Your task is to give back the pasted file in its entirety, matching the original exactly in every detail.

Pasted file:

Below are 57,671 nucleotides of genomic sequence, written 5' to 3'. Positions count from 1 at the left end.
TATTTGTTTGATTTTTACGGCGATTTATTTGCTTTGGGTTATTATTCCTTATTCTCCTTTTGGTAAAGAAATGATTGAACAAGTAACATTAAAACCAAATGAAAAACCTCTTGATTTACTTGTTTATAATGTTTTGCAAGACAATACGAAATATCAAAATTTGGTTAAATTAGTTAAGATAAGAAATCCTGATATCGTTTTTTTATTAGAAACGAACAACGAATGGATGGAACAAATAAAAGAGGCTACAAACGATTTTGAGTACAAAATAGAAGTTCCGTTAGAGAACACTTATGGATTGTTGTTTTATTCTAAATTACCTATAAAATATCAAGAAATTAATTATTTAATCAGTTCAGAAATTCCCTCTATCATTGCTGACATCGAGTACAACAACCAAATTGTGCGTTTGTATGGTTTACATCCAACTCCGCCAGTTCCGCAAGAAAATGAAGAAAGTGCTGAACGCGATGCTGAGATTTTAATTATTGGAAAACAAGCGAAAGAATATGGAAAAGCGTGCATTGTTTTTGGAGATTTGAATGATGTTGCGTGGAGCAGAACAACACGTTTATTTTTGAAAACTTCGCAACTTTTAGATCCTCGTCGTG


Below are 57,671 nucleotides of genomic sequence, written 5' to 3'. Positions count from 1 at the left end.
TATTTGTTTGATTTTTACGGCGATTTATTTGCTTTGGGTTATTATTCCTTATTCTCCTTTTGGTAAAGAAATGATTGAACAAGTAACATTAAAACCAAATGAAAAACCTCTTGATTTACTTGTTTATAATGTTTTGCAAGACAATACGAAATATCAAAATTTGGTTAAATTAGTTAAGATAAGAAATCCTGATATCGTTTTTTTATTAGAAACGAACAACGAATGGATGGAACAAATAAAAGAGGCTACAAACGATTTTGAGTACAAAATAGAAGTTCCGTTAGAGAACACTTATGGATTGTTGTTTTATTCTAAATTACCTATAAAATATCAAGAAATTAATTATTTAATCAGTTCAGAAATTCCCTCTATCATTGCTGACATCGAGTACAACAACCAAATTGTGCGTTTGTATGGTTTACATCCAACTCCGCCAGTTCCGCAAGAAAATGAAGAAAGTGCTGAACGCGATGCTGAGATTTTAATTATTGGAAAACAAGCGAAAGAATATGGAAAAGCGTGCATTGTTTTTGGAGATTTGAATGATGTTGCGTGGAGCAGAACAACACGTTTATTTTTGAAAACTTCGCAACTTTTAGATCCTCGTCGTG